Preliminary notes on my Steve Aylett thesis.
I used to called Aylett’s work a combination of cyberpunk, satire, and psychedelia. But “psychedelia” is too limited, too narrow.
Aylett’s work is characterized by three things: Cyberpunk settings, classic satire, and a visual image orientation.
a. Rudy Rucker’s definition of cyberpunk: “Fast and dense. It has a lot of information . . . will try to reach a high level of information-theoretic complexity.”
Rucker says that the visual representations of “punk” (spiked hair, safety-pinned britches, etc) will gradually fade with fashion, but the essence of punk, and by extension, the essence of cyberpunk, will remain.
b. Michael Moorcock says, in his review of The Manual of Detection by Jedediah Berry, in the Guardian.co.uk:
Cyberpunks were what the likes of Bruce Sterling and William Gibson called themselves when first signaling their break with conventional SF. What identified cyberpunk was a sophisticated interest in current events, a guess that the Pacific Rim might soon become the centre of world politics, a keen curiosity about the possibilities of post-PC international culture and a love of noir detective fiction. Characteristically, cyberpunk revived the noir thriller and might as easily be considered a development of the mystery as of science fiction.
A. From Well Read Bear:
– Roy Christopher: From this angle, your work is very slippery. Actually from every angle. What is it that you are you trying to do?
Steve Aylett: Most of my writing is satire, and most of that satire talks about manipulations, lies, and evasions, mainly in regard to power manipulations. But I go on about other stuff as well . . . I do old-time satire in the Voltaire/Swift tradition. Real satire, by taking people’s arguments (or evasions or justifications) to their logical extremes, snaps people back to the reality of the situation — i.e., that their evasions and justifications are cowardly bullshit. Of course it only works if there’s a scrap of honesty in the reader to begin with, so it doesn’t always work, and the way things are going socially, it’ll work less and less. There’ll be no honesty to appeal to, and no concept of that. There’ll be no admission that there are facts and nobody will even remember the original motive for that evasion — that to deny that there’s such a thing as a fact, means you can do anything to anyone without feeling bad about it. If you tell yourself they didn’t feel what you did to them, they didn’t feel it. To deny you did it means you didn’t do it. Welcome to the swamp.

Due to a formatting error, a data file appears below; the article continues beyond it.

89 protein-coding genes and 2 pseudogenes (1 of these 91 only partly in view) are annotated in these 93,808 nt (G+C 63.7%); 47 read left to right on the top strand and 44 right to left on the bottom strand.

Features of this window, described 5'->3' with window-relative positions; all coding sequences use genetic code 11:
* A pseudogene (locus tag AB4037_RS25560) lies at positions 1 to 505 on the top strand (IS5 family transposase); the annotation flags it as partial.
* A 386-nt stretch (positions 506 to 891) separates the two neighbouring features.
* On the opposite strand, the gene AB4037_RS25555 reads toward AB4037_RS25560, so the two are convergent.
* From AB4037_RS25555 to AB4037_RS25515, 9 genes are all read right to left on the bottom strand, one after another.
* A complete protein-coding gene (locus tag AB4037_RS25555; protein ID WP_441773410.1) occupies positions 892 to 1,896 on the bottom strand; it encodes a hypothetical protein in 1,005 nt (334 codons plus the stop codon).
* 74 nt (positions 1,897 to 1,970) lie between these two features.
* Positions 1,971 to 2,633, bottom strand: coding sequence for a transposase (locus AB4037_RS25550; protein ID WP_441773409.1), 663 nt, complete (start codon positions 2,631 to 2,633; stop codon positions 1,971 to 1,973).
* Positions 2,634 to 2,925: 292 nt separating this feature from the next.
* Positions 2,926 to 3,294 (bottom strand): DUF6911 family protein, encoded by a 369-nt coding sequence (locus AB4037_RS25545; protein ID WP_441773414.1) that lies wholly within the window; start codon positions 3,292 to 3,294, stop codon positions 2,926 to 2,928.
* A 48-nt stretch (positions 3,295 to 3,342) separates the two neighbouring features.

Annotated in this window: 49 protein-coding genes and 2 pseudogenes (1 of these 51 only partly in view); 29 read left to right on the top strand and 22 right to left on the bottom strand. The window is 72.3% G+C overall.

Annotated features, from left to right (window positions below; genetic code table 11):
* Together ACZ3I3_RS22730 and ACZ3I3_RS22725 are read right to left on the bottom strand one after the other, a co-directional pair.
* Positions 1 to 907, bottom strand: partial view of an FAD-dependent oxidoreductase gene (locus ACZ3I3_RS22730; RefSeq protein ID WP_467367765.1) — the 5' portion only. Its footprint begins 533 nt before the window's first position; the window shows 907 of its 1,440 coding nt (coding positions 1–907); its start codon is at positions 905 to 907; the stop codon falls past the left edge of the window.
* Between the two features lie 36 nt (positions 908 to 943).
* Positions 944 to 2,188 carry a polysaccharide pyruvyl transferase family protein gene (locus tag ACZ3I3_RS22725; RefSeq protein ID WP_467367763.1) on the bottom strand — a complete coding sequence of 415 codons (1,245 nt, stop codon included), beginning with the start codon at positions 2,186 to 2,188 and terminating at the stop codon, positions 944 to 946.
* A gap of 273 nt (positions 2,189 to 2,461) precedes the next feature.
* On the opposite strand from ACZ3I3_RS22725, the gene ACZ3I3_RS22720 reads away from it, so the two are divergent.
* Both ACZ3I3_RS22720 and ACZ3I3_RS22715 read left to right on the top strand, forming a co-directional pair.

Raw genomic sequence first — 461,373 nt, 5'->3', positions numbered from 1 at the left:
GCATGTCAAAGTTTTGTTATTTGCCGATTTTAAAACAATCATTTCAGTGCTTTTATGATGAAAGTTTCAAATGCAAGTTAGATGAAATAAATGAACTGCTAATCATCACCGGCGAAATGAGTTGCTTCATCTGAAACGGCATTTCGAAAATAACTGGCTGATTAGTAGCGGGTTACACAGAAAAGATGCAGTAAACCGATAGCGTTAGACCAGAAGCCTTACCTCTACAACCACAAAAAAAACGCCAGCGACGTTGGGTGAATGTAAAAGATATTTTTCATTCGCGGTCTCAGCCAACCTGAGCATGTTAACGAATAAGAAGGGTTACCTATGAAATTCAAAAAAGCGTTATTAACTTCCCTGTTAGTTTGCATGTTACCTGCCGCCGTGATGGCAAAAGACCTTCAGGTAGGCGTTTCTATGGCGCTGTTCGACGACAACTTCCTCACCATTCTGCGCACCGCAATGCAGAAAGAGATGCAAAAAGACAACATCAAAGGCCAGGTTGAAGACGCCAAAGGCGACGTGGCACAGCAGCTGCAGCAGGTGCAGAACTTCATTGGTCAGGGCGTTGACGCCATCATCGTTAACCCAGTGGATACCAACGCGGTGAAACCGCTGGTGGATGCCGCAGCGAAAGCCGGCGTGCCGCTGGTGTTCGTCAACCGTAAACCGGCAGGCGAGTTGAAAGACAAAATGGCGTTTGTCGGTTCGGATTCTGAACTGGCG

a. Synesthesia – (also spelled synæsthesia or synaesthesia, plural synesthesiae or synaesthesiae)—from the Ancient Greek σύν (syn), “together,” and αἴσθησις (aisthēsis), “sensation“—is a neurologically-based condition in which stimulation of one sensory or cognitive pathway leads to automatic, involuntary experiences in a second sensory or cognitive pathway. People who report such experiences are known as synesthetes.
b. From the Rick Klaw interview on Fantastic Metropolis:
Rick Klaw: Many of your projects feature your own artwork. Are you a frustrated artist who became a writer or are you a writer who dabbles in art? Do you enjoy producing the art that accompanies your writing?
Steve Aylett: I’m a writer but I like drawing, music and stuff like that. In art I like extreme color, as I’m synaesthetic and get really interesting stuff from colors. There are reversed-acidic colors you can get with Photoshop artwork that’s difficult to get by painting unless you’re using metal flake. I did a lot of fun stuff for the LINT project, and I’ve just done a cartoony cover and title page for the US edition of The Inflatable Volunteer (Wildside Press)—though they inevitably chose the less colorful of the cover options I sent them. I get music from color and color from music, so I also do music projects like the music/textures/shrieking bloody vortexes I do with The Wesley Kern Gun, of which there’s a CD coming out soon from Humbug in Norway, who specialise in weird music. I’m also doing a project with Stephen O’Malley of the subsonic guitar band SunnO))). And it’s fun doing mindlessly stupid comedy like Lord Pin too, which is just mumbled stand-up.
Rick Klaw: When did you first use your own art in conjunction with your writing?
Steve Aylett: I remember writing a version of Jason and the Argonauts when I was about five or something, with illustrations of the monsters. But the sailors would always run away when they saw the monsters or the seven skeletons—Jason would shout “Get back to the ship” and they would sail away from the island. They never had a fight. That’s me: lack of appropriate conflict, too much conflict in areas that aren’t meant to be disputed.
c. Alan Moore
D. Harlan Wilson talks to Aylett about Alan Moore
This is only the beginning.
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